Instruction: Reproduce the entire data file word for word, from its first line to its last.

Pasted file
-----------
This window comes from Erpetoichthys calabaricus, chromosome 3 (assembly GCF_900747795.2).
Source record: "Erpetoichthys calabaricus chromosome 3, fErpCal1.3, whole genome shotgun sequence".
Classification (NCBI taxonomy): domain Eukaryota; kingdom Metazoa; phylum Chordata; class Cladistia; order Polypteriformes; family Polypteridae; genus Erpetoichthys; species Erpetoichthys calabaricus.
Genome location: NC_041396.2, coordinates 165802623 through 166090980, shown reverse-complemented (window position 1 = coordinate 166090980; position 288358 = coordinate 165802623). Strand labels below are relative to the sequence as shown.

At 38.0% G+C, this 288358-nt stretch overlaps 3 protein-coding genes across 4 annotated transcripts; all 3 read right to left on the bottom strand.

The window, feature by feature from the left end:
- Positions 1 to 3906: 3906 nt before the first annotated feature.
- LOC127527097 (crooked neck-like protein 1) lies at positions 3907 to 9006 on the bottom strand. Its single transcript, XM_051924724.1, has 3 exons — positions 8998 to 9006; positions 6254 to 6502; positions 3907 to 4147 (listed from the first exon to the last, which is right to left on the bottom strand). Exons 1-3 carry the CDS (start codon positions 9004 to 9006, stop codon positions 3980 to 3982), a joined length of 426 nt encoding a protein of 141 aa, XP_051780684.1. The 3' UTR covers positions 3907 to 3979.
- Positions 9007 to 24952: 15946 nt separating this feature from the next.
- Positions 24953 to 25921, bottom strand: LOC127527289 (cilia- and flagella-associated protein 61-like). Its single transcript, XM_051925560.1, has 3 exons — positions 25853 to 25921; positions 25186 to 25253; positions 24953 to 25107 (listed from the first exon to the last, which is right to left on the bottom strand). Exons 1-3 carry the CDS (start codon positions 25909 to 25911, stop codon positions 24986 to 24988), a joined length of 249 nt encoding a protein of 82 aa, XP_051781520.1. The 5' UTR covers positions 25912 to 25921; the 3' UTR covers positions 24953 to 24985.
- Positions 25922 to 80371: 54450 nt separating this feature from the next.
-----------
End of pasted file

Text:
This window comes from Erpetoichthys calabaricus, chromosome 3 (assembly GCF_900747795.2).
Source record: "Erpetoichthys calabaricus chromosome 3, fErpCal1.3, whole genome shotgun sequence".
Classification (NCBI taxonomy): domain Eukaryota; kingdom Metazoa; phylum Chordata; class Cladistia; order Polypteriformes; family Polypteridae; genus Erpetoichthys; species Erpetoichthys calabaricus.
Genome location: NC_041396.2, coordinates 165802623 through 166090980, shown reverse-complemented (window position 1 = coordinate 166090980; position 288358 = coordinate 165802623). Strand labels below are relative to the sequence as shown.

At 38.0% G+C, this 288358-nt stretch overlaps 3 protein-coding genes across 4 annotated transcripts; all 3 read right to left on the bottom strand.

The window, feature by feature from the left end:
- Positions 1 to 3906: 3906 nt before the first annotated feature.
- LOC127527097 (crooked neck-like protein 1) lies at positions 3907 to 9006 on the bottom strand. Its single transcript, XM_051924724.1, has 3 exons — positions 8998 to 9006; positions 6254 to 6502; positions 3907 to 4147 (listed from the first exon to the last, which is right to left on the bottom strand). Exons 1-3 carry the CDS (start codon positions 9004 to 9006, stop codon positions 3980 to 3982), a joined length of 426 nt encoding a protein of 141 aa, XP_051780684.1. The 3' UTR covers positions 3907 to 3979.
- Positions 9007 to 24952: 15946 nt separating this feature from the next.
- Positions 24953 to 25921, bottom strand: LOC127527289 (cilia- and flagella-associated protein 61-like). Its single transcript, XM_051925560.1, has 3 exons — positions 25853 to 25921; positions 25186 to 25253; positions 24953 to 25107 (listed from the first exon to the last, which is right to left on the bottom strand). Exons 1-3 carry the CDS (start codon positions 25909 to 25911, stop codon positions 24986 to 24988), a joined length of 249 nt encoding a protein of 82 aa, XP_051781520.1. The 5' UTR covers positions 25912 to 25921; the 3' UTR covers positions 24953 to 24985.
- Positions 25922 to 80371: 54450 nt separating this feature from the next.